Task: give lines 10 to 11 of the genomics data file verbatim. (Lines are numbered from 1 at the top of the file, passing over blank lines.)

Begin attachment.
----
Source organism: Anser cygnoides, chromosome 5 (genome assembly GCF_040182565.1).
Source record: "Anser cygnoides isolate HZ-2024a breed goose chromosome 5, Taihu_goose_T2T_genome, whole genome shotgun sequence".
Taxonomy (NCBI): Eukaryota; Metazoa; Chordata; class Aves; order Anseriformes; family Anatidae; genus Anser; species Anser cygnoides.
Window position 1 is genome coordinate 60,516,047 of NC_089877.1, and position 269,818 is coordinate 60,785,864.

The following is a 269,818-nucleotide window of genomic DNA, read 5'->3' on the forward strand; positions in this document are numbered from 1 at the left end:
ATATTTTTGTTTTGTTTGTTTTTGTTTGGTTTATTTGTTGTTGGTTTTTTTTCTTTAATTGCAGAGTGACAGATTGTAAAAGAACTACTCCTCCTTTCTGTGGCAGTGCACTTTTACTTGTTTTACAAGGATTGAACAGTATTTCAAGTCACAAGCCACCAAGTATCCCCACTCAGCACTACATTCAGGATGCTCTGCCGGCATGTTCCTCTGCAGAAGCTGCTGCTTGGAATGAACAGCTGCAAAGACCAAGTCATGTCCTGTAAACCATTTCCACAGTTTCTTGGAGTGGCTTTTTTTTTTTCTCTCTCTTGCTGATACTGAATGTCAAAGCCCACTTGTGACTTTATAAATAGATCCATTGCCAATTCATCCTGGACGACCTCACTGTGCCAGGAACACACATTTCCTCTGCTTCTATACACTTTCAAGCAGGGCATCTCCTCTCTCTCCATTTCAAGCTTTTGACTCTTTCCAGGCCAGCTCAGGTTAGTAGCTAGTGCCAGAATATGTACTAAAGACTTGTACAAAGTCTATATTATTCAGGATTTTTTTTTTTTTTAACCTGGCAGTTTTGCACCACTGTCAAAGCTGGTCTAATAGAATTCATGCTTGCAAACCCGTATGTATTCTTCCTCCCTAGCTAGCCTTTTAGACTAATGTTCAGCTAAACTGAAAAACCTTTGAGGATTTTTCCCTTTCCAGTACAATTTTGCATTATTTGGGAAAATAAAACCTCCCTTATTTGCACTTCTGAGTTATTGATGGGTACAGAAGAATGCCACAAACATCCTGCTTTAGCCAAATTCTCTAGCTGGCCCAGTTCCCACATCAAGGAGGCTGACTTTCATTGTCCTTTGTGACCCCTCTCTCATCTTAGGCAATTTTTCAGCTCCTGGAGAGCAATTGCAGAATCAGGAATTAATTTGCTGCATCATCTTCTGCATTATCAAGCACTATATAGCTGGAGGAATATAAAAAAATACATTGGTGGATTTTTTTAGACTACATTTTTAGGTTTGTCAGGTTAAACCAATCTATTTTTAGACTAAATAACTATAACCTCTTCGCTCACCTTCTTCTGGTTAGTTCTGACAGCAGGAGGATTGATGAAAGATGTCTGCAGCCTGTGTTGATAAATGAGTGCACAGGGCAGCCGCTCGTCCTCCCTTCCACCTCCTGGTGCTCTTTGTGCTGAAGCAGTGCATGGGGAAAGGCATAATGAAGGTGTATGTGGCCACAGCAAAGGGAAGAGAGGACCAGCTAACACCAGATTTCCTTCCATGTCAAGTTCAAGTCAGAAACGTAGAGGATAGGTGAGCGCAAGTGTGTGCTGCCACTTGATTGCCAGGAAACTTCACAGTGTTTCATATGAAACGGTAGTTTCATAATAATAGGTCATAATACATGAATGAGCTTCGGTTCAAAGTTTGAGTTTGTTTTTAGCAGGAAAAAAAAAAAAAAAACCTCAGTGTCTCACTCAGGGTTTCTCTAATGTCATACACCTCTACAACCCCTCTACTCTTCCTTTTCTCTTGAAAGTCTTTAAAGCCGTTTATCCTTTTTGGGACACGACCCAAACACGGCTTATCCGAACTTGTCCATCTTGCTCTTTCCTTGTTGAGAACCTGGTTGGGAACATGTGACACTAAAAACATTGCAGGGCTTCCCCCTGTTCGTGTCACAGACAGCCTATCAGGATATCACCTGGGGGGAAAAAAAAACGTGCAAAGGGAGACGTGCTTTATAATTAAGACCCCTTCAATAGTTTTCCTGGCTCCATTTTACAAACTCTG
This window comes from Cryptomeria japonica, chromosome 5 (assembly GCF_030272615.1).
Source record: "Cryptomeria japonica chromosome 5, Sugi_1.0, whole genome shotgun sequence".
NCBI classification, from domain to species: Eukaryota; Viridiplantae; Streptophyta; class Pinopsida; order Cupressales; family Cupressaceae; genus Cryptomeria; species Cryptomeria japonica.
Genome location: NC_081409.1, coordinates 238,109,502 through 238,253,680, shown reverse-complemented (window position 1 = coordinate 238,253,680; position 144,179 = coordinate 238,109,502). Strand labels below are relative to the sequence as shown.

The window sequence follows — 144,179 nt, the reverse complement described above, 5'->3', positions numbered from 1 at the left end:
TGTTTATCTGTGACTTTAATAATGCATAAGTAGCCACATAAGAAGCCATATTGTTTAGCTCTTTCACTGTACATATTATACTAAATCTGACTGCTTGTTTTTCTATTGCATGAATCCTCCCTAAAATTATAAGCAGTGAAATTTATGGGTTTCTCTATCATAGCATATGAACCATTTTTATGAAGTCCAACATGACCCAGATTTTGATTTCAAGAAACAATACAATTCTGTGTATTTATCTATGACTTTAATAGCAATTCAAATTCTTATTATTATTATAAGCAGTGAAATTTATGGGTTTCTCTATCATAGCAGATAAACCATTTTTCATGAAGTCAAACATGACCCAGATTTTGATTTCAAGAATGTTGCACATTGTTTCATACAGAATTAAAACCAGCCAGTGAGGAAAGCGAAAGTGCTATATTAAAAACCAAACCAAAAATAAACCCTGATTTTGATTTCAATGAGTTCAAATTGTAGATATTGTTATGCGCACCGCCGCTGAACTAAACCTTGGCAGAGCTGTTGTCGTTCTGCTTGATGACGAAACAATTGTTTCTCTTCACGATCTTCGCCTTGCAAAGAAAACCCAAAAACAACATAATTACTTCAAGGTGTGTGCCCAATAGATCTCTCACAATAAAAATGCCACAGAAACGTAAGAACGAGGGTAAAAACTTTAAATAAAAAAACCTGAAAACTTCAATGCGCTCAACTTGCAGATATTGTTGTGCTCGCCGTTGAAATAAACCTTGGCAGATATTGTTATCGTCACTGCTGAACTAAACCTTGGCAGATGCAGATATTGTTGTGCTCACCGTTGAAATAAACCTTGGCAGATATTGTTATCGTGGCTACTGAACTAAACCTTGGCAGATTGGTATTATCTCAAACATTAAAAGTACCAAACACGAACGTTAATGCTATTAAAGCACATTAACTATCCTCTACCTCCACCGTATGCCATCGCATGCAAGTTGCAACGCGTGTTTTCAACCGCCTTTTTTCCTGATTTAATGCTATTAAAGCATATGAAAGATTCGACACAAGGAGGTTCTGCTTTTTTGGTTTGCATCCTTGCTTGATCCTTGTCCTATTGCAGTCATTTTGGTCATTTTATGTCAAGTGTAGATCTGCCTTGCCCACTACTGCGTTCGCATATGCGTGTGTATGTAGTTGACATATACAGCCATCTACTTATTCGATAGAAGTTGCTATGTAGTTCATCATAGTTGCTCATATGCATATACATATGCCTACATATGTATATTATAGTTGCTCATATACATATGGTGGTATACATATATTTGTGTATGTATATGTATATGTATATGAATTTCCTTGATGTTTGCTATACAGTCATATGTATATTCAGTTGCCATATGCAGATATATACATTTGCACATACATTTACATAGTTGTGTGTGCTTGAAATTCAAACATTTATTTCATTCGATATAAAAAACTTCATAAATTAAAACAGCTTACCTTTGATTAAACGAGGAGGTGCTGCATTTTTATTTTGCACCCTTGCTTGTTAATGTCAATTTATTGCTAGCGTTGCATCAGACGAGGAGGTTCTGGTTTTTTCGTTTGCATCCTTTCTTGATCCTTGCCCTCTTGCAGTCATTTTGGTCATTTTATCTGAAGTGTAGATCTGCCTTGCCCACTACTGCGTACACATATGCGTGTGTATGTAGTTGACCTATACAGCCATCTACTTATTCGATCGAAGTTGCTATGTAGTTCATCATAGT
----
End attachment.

Genome location: NC_081409.1, coordinates 238,109,502 through 238,253,680, shown reverse-complemented (window position 1 = coordinate 238,253,680; position 144,179 = coordinate 238,109,502). Strand labels below are relative to the sequence as shown.

The window sequence follows — 144,179 nt, the reverse complement described above, 5'->3', positions numbered from 1 at the left end: